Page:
In this part of Southern France history really is all around you. Narbonne was the Roman capital of Gaul and under its busy streets you can view the catacombs where the oil, wine and olives were stored before being put on ships for Rome. You can also actually stand on a piece of Roman road or, if you like to go as far as Nimes, you can walk on a Roman aquaduct and see a Coliseum in far better condition than that in Rome. Just 1 mile from the tiny village of Pepieux, you can stand inside the largest Megalithic tomb in the south of France (Dolmen des Fades) and relish the atmosphere as you take in the outstanding view.
As we are near the border of Spain, something that fluctuated through the centuries, there are many ancient towers and chateaux in defensive positions. Some of the Abbeys started life as strongholds, there are several to see but Fontfroide and Lagrasse top the list for sheer beauty.
Of course there are also the Cathar castles & chateaux - most popular are Montsegur, Queribus, Peyrepertuse and Villerouge Termenes. They are testimony to the first crusade that was held, not in the Holy Land, but here, in the Languedoc. You can climb the mountains to reach the castles and the view from the top is simply stunning.
La Cite, Carcassonne, a World Heritage Site, deserves a long visit and if it is a very hot day that's a good day to go as they have somehow contructed it to hold the breezes. It is a medieval town, restored and walled and as it was so long ago. There is much controversy about the restoration saying that a lot is imaginative, be that as it may, it works for us. It is commercialised inside the castle walls, there are tourist shops and cafes and restaurants, but that doesn't seem to spoil it, La Cite is timeless and retains such an aura of age. You can see a re-enactment of a joust there during the Summer and the show is outstanding - children and adults will love it.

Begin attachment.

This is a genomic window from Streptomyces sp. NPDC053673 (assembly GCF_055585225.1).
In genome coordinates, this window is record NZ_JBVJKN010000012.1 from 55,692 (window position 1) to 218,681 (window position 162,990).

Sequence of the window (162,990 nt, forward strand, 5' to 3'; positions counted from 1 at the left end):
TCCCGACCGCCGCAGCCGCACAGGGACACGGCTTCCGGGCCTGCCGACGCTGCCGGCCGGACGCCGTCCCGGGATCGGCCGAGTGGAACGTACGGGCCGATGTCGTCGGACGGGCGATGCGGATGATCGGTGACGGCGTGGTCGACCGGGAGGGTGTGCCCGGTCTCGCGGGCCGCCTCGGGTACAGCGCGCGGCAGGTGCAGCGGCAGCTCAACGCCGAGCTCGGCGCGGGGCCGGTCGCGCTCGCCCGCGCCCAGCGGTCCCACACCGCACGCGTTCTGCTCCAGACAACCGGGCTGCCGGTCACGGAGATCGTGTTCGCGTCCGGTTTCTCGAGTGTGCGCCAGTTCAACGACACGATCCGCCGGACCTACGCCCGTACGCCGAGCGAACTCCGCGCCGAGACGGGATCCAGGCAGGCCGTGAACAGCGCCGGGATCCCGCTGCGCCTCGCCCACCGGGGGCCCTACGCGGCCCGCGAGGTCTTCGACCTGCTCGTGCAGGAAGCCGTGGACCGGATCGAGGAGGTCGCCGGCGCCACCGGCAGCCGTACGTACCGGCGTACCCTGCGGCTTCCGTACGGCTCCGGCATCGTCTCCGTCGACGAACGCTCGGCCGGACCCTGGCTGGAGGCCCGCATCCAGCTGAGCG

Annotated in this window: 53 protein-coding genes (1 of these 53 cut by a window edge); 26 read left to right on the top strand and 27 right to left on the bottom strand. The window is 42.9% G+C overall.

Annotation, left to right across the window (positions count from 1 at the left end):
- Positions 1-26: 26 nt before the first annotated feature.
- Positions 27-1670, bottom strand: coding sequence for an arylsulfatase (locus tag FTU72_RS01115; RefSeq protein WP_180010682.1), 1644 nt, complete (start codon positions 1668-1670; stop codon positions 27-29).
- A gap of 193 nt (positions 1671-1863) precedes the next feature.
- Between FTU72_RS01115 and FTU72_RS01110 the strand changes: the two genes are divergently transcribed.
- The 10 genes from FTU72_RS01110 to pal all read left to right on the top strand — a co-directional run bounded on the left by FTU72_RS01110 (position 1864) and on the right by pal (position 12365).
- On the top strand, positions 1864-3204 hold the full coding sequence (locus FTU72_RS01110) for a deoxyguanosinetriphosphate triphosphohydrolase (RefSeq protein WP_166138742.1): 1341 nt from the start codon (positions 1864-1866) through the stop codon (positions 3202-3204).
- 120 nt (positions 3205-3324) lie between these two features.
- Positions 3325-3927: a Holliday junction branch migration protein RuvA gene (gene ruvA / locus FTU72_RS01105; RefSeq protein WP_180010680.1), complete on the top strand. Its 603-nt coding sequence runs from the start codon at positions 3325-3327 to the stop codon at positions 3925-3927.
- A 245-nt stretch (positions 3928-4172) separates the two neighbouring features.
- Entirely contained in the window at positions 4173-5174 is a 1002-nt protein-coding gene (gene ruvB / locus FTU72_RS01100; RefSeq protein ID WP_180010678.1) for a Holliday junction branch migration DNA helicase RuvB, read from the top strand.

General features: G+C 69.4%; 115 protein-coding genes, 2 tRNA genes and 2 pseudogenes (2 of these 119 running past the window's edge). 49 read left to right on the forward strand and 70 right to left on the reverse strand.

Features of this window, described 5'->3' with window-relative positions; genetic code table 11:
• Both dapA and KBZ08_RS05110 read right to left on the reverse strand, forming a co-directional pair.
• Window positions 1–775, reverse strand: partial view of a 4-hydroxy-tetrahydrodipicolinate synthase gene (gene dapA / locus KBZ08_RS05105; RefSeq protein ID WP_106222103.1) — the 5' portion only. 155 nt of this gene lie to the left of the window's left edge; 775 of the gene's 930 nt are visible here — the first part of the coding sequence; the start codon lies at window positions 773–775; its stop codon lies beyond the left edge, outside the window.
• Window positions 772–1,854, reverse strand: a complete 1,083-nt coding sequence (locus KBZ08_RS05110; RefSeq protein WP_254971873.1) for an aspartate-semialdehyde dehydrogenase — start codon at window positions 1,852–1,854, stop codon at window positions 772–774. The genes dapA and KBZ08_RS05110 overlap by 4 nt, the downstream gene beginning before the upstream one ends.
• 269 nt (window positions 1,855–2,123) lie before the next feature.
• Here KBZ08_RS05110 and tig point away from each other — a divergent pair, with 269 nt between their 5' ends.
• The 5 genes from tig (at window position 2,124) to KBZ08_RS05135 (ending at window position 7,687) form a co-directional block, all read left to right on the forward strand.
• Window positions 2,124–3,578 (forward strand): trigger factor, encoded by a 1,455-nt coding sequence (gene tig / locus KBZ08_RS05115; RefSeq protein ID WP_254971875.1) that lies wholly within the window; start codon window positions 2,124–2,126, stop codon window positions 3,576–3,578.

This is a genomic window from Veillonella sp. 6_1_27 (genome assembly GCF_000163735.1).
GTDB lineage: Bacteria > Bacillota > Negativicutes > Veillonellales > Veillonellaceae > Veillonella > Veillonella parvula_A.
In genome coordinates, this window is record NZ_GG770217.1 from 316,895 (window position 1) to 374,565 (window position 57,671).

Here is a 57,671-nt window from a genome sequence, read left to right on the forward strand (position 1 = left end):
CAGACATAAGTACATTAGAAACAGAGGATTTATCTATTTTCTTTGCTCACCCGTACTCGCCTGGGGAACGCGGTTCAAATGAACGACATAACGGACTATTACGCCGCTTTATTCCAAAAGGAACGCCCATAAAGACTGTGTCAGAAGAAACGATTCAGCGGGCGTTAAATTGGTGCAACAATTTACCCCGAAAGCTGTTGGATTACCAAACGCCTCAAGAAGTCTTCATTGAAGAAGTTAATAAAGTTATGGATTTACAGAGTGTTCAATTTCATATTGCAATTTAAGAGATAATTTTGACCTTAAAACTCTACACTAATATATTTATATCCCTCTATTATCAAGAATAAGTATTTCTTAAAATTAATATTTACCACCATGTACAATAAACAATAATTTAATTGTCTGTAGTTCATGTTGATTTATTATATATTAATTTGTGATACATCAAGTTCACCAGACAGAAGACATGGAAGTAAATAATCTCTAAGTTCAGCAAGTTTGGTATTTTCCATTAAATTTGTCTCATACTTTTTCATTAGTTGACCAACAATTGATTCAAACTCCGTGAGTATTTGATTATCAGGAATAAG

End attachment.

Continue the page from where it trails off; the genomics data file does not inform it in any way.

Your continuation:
Narbonne has a beautiful Cathedral as does Beziers. The little village churches, however, are well worth a visit, obviously they can't compete with the grandeur of the Cathedrals but they often please and surprise. At Christmas in Lezignan church they had a miniature town complete with tiny railway - it was wonderful.
The Canal du Midi is the second World Heritage Site in this area and is a lovely place to visit, whether you walk, cycle or hire a boat for a day or two. It doesn't have to be a renowned site, however, to make your holiday. The tiny medieval villages with their 'escargot' streets are a delight and exploring them, then taking lunch in one of their cafes, is an experienced to be treasured.